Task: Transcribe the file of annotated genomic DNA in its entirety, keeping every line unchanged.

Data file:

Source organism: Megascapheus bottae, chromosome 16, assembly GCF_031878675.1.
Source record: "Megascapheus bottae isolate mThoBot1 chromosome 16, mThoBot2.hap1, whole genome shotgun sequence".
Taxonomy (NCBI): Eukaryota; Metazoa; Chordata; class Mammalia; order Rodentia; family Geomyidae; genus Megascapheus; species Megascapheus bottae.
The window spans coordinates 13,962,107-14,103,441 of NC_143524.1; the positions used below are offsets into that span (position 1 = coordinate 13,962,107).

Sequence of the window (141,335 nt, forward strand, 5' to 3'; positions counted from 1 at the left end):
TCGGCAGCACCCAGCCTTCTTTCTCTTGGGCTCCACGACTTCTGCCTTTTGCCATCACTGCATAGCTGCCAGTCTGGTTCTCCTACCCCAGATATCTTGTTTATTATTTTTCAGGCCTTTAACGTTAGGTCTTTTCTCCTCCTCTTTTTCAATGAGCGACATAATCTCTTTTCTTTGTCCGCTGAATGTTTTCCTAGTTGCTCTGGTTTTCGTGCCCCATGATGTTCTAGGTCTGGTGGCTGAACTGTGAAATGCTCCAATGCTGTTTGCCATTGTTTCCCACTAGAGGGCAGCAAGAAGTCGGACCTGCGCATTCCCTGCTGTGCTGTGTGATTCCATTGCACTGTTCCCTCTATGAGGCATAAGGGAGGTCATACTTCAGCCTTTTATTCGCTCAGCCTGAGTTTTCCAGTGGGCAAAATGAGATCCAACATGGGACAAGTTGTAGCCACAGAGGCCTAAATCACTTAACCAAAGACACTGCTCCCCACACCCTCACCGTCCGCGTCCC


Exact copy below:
Source organism: Megascapheus bottae, chromosome 16, assembly GCF_031878675.1.
Source record: "Megascapheus bottae isolate mThoBot1 chromosome 16, mThoBot2.hap1, whole genome shotgun sequence".
Taxonomy (NCBI): Eukaryota; Metazoa; Chordata; class Mammalia; order Rodentia; family Geomyidae; genus Megascapheus; species Megascapheus bottae.
The window spans coordinates 13,962,107-14,103,441 of NC_143524.1; the positions used below are offsets into that span (position 1 = coordinate 13,962,107).

Sequence of the window (141,335 nt, forward strand, 5' to 3'; positions counted from 1 at the left end):
TCGGCAGCACCCAGCCTTCTTTCTCTTGGGCTCCACGACTTCTGCCTTTTGCCATCACTGCATAGCTGCCAGTCTGGTTCTCCTACCCCAGATATCTTGTTTATTATTTTTCAGGCCTTTAACGTTAGGTCTTTTCTCCTCCTCTTTTTCAATGAGCGACATAATCTCTTTTCTTTGTCCGCTGAATGTTTTCCTAGTTGCTCTGGTTTTCGTGCCCCATGATGTTCTAGGTCTGGTGGCTGAACTGTGAAATGCTCCAATGCTGTTTGCCATTGTTTCCCACTAGAGGGCAGCAAGAAGTCGGACCTGCGCATTCCCTGCTGTGCTGTGTGATTCCATTGCACTGTTCCCTCTATGAGGCATAAGGGAGGTCATACTTCAGCCTTTTATTCGCTCAGCCTGAGTTTTCCAGTGGGCAAAATGAGATCCAACATGGGACAAGTTGTAGCCACAGAGGCCTAAATCACTTAACCAAAGACACTGCTCCCCACACCCTCACCGTCCGCGTCCC